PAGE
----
Some designs are easily recognisable as sets (or series; I’m not quite sure what the difference is, if any). They don’t need similar names, or a group name, to show that they go together. Like the four Floral Tiles, Pansies, Holly, Forget-Me-Not and Tulips. They all have a Rhodes stitch border, satin stitch floral motifs (or vegetation, in the case of Holly), beads and speciality stitches within Kloster blocks, and beaded square filets in single cut squares. Likewise the twelve designs in Round Dozen simply shout their kinship from the rooftops, with their recognisable pattern of a cutwork diamond within a surface stitch diamond within a square. But oddly enough, neither of them were originally planned as a series – or in the case of Round Dozen, as such a large series.
A little over a year ago I was looking at some online shade cards, and my eye fell on a lilac-and-yellow variegated silk. At about the same time, I was toying with the idea of satin stitch pansies. I wanted to make satin stitch a main feature of the design, and to have quite a few Kloster blocks but minimal cutting; I also wanted quite strong lines, probably diagonal, and a border of some sort using the variegated thread I’d seen; and beads. So Pansies was born.
As it was December, Christmas was all around. Why not do a seasonal design in the same style? the carol suggested Holly & Ivy, but I didn’t really like the idea of ivy and so holly got paired with mistletoe. Then I started thinking of other flowers with simple and recognisable shapes, and came up with forget-me-nots. Designing it in the same sort of style as the other two seemed only logical.
Now I happen to like sets of four, so I started looking around for a fourth floral design. My Dutch background led almost inevitably to tulips, and as they are quite bold, striking flowers I felt they’d do well within this sort of design. And so the set was complete; and only then did I decide to give them a collective name – Floral Tiles.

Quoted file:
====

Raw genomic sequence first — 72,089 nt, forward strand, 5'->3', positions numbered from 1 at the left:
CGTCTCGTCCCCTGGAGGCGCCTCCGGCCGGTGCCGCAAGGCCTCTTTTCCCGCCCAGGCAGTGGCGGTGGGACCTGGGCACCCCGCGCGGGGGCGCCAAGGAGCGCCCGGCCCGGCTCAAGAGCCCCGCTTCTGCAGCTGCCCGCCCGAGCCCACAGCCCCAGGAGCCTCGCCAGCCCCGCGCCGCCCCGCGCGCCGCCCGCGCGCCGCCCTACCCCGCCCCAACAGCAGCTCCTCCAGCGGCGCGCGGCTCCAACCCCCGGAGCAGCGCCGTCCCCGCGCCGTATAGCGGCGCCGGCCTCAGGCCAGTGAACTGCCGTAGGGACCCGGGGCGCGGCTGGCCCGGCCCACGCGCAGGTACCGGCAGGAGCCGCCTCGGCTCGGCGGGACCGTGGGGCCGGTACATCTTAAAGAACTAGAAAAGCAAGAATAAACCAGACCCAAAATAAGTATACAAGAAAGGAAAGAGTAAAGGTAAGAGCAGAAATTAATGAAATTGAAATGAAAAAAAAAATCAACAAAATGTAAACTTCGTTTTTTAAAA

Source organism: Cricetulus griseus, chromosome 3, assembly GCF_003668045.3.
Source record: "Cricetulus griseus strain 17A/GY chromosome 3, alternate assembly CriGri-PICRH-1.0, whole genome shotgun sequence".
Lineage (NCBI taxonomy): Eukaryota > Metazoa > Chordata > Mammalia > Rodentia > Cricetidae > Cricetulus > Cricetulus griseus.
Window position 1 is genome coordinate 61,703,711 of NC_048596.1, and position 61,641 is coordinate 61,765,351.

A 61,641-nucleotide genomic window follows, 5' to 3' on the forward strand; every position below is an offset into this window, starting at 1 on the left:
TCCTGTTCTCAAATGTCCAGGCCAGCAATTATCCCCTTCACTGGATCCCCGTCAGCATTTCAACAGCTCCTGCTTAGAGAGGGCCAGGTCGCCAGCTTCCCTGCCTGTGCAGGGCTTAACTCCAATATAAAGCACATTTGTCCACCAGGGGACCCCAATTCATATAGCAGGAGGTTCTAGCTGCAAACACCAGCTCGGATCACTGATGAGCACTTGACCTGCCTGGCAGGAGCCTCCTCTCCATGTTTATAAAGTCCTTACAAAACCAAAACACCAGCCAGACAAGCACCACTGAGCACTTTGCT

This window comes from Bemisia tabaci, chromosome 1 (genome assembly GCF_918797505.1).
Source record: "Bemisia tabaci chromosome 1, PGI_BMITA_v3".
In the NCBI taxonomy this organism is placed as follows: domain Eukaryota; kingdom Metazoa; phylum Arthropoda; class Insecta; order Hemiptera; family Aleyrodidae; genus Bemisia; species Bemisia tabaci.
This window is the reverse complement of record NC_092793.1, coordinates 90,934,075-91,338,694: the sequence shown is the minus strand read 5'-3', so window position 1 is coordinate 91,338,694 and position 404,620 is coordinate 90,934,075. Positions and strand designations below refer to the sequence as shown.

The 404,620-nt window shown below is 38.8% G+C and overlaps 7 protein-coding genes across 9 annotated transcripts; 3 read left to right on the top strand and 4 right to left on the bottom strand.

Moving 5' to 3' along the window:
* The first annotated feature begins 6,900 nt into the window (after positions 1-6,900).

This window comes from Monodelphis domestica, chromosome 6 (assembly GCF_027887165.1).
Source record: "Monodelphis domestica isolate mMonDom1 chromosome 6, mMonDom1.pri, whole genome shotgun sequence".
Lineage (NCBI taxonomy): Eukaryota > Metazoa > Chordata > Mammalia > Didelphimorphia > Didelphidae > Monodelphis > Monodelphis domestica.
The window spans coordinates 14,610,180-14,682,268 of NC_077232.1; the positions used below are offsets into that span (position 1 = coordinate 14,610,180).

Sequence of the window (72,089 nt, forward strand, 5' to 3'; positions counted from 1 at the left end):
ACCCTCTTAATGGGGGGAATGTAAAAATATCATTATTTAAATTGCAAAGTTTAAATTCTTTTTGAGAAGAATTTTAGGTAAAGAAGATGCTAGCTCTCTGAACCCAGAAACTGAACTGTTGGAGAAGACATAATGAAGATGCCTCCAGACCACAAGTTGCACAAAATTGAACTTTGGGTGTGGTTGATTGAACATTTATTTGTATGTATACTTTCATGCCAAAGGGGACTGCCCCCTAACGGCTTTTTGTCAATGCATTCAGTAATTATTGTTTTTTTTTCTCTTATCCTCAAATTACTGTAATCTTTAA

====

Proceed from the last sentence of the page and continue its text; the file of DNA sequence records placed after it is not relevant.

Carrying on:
Remember I said I like sets of four? I’d been doodling and scribbling some ideas for a set of four small designs, possibly for coasters. I wanted them all to have the same basic framework, but to play around with bars, filling stitches and speciality stitches; they were also to use very few colours, preferably white and one other colour. And as they were going to be fairly abstract, the names could be pretty much anything. Well, when thinking of sets of four, the seasons are quite an obvious choice. So I called them "Seasons: Spring, Summer, Autumn and Winter", choosing the colour in each of them to tie in with that particular season. But I had a few doodles left that hadn’t got used. It seemed a shame to waste them. Could I get four designs out of those ideas? I could; and so I needed another set of four names. The points of the compass sprang to mind, and in fact this set of four started life being called "Compass: North, East, South and West".
Meanwhile I’d also charted two designs along the same lines which didn’t quite fit in with the Season and Compass designs. They used different stitches for the diamond shape. The outer square varied in outline but not in stitches. And there were only two. Surely I could think up another two to go with them? I could, and I did. But what to call them? Remembering an educational programme we used to watch at primary school, I thought of Earth, Water, Wind & Fire, but found that since my school days these had taken on distinct overtones of Wicca and paganism, and as a committed Christian I felt I could not use them. But there was another quartet which I remembered being used to name a set of musical compositions – Morning, Noon, Evening & Night, which seemed to fit the bill perfectly.
Now here is where it all becomes a bit muddy, and I can’t quite remember which change of name led to which, but I realised that having started out with a set of four designs, I know had a round dozen of them. That sounded rather good, so I called the "set of sets" Round Dozen. Now wouldn’t it be neat and tidy to give the subsets Round names as well? Based on the individual names, that idea led to Round the Year, Round the World, and Round the Clock – and those names seemed so appropriate that they stuck.